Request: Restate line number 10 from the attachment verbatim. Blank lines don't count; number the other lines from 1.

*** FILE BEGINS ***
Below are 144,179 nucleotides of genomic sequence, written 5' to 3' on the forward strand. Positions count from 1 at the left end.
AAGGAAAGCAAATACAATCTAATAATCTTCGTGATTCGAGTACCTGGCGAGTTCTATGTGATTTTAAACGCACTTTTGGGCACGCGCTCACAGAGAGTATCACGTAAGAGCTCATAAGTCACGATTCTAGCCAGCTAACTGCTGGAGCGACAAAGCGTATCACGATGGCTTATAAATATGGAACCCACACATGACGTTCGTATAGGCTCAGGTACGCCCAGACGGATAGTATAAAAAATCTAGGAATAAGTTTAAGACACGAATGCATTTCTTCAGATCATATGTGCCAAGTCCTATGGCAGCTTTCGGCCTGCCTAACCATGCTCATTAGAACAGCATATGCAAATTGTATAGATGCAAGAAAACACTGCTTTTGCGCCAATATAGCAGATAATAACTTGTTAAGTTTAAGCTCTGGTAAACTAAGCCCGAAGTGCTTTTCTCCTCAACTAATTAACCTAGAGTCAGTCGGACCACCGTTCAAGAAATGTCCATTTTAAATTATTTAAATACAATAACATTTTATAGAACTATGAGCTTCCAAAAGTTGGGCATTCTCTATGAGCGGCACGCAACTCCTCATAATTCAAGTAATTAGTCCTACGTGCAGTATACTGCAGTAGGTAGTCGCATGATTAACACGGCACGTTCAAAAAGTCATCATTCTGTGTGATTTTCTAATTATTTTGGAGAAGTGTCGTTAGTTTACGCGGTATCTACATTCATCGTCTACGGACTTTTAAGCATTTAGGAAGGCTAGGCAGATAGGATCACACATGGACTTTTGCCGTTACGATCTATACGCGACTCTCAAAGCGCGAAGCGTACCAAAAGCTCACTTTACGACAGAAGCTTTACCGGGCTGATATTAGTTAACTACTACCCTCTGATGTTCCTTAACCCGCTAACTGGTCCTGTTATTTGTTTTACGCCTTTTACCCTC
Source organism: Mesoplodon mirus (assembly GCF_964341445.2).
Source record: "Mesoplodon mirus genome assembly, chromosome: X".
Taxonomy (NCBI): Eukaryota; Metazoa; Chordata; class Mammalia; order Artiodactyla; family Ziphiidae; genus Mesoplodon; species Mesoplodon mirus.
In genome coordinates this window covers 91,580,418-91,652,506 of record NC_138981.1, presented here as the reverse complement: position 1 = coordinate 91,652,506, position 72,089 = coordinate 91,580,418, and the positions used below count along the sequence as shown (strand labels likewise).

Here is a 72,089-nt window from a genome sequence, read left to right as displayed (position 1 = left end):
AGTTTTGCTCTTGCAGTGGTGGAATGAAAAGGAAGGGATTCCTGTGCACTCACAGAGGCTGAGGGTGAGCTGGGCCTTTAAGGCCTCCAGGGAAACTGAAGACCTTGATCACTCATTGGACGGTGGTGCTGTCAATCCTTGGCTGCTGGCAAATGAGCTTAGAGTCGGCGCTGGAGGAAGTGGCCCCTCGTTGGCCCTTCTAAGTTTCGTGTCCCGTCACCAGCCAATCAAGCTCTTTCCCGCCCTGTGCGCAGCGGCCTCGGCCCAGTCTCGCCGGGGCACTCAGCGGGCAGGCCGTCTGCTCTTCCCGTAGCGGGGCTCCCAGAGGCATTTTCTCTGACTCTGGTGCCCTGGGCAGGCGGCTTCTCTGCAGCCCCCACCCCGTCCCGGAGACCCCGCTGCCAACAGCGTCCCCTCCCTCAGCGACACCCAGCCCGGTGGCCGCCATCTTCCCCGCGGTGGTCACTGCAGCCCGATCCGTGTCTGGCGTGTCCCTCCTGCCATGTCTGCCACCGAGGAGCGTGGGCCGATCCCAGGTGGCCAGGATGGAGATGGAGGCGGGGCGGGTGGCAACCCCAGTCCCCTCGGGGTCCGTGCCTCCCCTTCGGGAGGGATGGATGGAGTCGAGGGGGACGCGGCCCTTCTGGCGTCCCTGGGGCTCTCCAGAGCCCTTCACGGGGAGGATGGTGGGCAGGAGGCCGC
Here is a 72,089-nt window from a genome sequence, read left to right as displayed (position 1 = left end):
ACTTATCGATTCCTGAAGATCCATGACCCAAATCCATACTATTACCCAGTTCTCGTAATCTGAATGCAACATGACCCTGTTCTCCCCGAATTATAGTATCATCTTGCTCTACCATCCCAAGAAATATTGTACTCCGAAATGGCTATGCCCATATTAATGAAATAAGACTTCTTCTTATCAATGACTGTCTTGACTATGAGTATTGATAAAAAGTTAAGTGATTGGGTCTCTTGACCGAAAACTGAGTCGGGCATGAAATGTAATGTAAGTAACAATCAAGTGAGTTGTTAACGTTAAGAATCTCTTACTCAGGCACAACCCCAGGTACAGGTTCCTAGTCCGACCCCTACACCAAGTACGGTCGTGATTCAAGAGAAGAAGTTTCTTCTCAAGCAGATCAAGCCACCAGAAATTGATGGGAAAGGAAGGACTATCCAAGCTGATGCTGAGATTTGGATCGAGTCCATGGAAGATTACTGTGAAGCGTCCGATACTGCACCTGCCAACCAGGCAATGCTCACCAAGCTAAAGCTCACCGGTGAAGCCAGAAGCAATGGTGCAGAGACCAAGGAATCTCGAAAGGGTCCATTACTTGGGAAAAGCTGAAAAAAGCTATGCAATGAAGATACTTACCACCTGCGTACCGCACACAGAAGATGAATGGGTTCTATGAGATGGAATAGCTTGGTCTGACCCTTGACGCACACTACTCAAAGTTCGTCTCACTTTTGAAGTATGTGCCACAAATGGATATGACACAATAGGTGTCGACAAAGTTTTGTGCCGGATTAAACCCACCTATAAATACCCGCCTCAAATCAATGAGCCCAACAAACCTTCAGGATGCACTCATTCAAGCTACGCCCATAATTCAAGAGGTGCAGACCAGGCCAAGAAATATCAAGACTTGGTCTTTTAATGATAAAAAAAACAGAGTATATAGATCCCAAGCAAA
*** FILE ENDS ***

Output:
ACTTATCGATTCCTGAAGATCCATGACCCAAATCCATACTATTACCCAGTTCTCGTAATCTGAATGCAACATGACCCTGTTCTCCCCGAATTATAGTATCATCTTGCTCTACCATCCCAAGAAATATTGTACTCCGAAATGGCTATGCCCATATTAATGAAATAAGACTTCTTCTTATCAATGACTGTCTTGACTATGAGTATTGATAAAAAGTTAAGTGATTGGGTCTCTTGACCGAAAACTGAGTCGGGCATGAAATGTAATGTAAGTAACAATCAAGTGAGTTGTTAACGTTAAGAATCTCTTACTCAGGCACAACCCCAGGTACAGGTTCCTAGTCCGACCCCTACACCAAGTACGGTCGTGATTCAAGAGAAGAAGTTTCTTCTCAAGCAGATCAAGCCACCAGAAATTGATGGGAAAGGAAGGACTATCCAAGCTGATGCTGAGATTTGGATCGAGTCCATGGAAGATTACTGTGAAGCGTCCGATACTGCACCTGCCAACCAGGCAATGCTCACCAAGCTAAAGCTCACCGGTGAAGCCAGAAGCAATGGTGCAGAGACCAAGGAATCTCGAAAGGGTCCATTACTTGGGAAAAGCTGAAAAAAGCTATGCAATGAAGATACTTACCACCTGCGTACCGCACACAGAAGATGAATGGGTTCTATGAGATGGAATAGCTTGGTCTGACCCTTGACGCACACTACTCAAAGTTCGTCTCACTTTTGAAGTATGTGCCACAAATGGATATGACACAATAGGTGTCGACAAAGTTTTGTGCCGGATTAAACCCACCTATAAATACCCGCCTCAAATCAATGAGCCCAACAAACCTTCAGGATGCACTCATTCAAGCTACGCCCATAATTCAAGAGGTGCAGACCAGGCCAAGAAATATCAAGACTTGGTCTTTTAATGATAAAAAAAACAGAGTATATAGATCCCAAGCAAA